(related to Problem: The Sculptor's Problem)

A little thought will make it clear that the answer must be fractional, and that in one case the numerator will be greater and in the other case less than the denominator. As a matter of fact, the height of the larger cube must be $\frac{8}{7}$ ft., and of the smaller $\frac{3}{7}$ ft., if we are to have the answer in the smallest possible figures. Here the lineal measurement is $\frac{11}{7}$ ft. — that is, $\frac{14}{7}$ ft. What are the cubic contents of the two cubes?

First $\frac{8}{7} \times \frac{3}{7} \times \frac{8}{7} = \frac{512}{343},$ and secondly $\frac{3}{7} \times \frac{3}{7} \times \frac{3}{7} = \frac{27}{343}.$ Add these together and the result is $\frac{539}{343}$, which reduces to $\frac{11}{7}$ or $\frac{14}{7}$ ft. We thus see that the answers in cubic feet and lineal feet are precisely the same.

The germ of the idea is to be found in the works of Diophantus of Alexandria (ca. 200 - ca. 284), who wrote about the beginning of the fourth century. These fractional numbers appear in triads, and are obtained from three generators, a, b, c, where a is the largest and c the smallest.

Then $ab+c^2=\text{denominator},$ and $a^2-c^2,$ $b^2-c^2,$ and $a^2-b^2$ will be the three numerators. Thus, using the generators $3,$ $2,$ $1,$ we get $\frac{8}{7}$, $\frac{3}{7}$, $\frac{5}{7}$ and we can pair the first and second, as in the above solution, or the first and third for a second solution. The denominator must always be a prime number of the form $6n+1,$ or composed of such primes. Thus you can have $13,$ $19,$ etc., as denominators, but not $25,$ $55,$ $187,$ etc.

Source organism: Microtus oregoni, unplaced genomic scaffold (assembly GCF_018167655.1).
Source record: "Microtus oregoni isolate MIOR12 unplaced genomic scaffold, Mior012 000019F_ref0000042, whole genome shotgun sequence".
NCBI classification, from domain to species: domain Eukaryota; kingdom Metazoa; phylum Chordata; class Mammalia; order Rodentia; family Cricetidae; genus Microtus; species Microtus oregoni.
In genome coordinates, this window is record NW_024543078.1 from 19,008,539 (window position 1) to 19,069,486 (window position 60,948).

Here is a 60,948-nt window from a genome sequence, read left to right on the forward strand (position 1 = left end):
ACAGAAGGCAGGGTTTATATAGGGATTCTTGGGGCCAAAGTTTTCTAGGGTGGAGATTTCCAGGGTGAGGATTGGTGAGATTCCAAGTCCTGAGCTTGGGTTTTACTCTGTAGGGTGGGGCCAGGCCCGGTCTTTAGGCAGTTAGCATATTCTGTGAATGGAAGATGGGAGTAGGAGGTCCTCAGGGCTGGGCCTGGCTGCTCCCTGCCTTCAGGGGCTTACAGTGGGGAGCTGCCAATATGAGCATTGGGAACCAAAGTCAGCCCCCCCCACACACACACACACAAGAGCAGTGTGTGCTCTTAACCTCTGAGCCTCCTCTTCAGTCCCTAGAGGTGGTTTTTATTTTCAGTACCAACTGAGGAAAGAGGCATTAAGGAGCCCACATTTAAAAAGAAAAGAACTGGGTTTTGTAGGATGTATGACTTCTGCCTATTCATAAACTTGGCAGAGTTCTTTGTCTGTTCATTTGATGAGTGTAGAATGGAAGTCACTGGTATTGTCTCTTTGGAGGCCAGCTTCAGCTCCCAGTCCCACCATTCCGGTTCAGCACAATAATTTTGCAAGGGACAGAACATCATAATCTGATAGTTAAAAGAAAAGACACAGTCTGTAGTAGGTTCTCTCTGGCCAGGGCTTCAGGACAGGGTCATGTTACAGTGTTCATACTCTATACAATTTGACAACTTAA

When the principle is understood there is no difficulty in writing down the dimensions of as many sets of cubes as the most exacting collector may require. If the reader would like one, for example, with plenty of nines, perhaps the following would satisfy him: $\frac{99999999}{99990001}$ and $\frac{19999}{99990001}$.

Thank you to the contributors under CC BY-SA 4.0!



Project Gutenberg

  1. Dudeney, H. E.: "Amusements in Mathematics", The Authors' Club, 1917

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